November 3rd, 2009 at 6:02 pm
Links for Election Results in NY-23, New Jersey & Virginia Guv

In an effort to provide one-stop-checking for tonight’s election returns, the following links will take you to the respective state’s official election results website.

New York 23rd Congressional District official website for election returns.  (New York State Board of Elections)

New Jersey Governor official website for election returns.  (New Jersey Department of State – Division of Elections)

Virginia Governor official website for election returns.  (Virginia State Board of Elections)

Additionally, Foxnews.com is keeping track of the governor’s races on its home page.

November 2nd, 2009 at 4:11 pm
Conservative Party? Now There’s An Idea!
Posted by CFIF Staff Print

When Doug Hoffman wins the special election for NY-23 tomorrow, as he now seems poised to do, much will be written about what that means, and much of that will be meaningless.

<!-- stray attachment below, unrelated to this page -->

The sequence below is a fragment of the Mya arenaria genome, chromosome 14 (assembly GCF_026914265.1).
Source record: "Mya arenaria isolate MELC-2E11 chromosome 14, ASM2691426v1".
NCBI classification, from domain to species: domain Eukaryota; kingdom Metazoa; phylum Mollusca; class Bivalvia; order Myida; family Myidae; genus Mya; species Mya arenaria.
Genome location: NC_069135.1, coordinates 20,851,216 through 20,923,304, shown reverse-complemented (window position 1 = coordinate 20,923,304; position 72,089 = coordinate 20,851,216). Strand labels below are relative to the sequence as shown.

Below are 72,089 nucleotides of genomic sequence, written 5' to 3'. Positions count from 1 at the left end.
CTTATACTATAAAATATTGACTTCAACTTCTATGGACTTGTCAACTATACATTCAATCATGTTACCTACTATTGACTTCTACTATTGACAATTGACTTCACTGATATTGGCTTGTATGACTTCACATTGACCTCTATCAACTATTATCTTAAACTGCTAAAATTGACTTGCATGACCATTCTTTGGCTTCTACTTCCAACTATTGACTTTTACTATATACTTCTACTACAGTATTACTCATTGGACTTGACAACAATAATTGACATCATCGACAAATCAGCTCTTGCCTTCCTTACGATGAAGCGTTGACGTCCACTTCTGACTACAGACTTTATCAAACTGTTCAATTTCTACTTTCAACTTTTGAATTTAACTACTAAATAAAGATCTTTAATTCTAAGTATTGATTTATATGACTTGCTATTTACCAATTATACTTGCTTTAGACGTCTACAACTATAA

What won’t get that much attention is that Hoffman is the candidate of New York’s scrappy Conservative Party, founded in 1962, with the support of William F. Buckley, Jr.  Buckley became the Party’s candidate for New York City mayor in 1965, losing as he knew he would, but with great wit and that wonderful twinkle in his eye.

The Party, with its own ballot line, is a political force, for decades under the savvy, never-blinking, steadfastly conservative leadership of Mike Long.  Hoffman’s win will be a rare, single line victory, but that diminishes not at all the influence New York’s Conservative Party has been able to wield over politics even in New York’s liberal wilderness, now aided mightily by the Tea Party brigades.

Have a party tomorrow night, Mike.  You and a Conservative Party worthy of the name deserve it.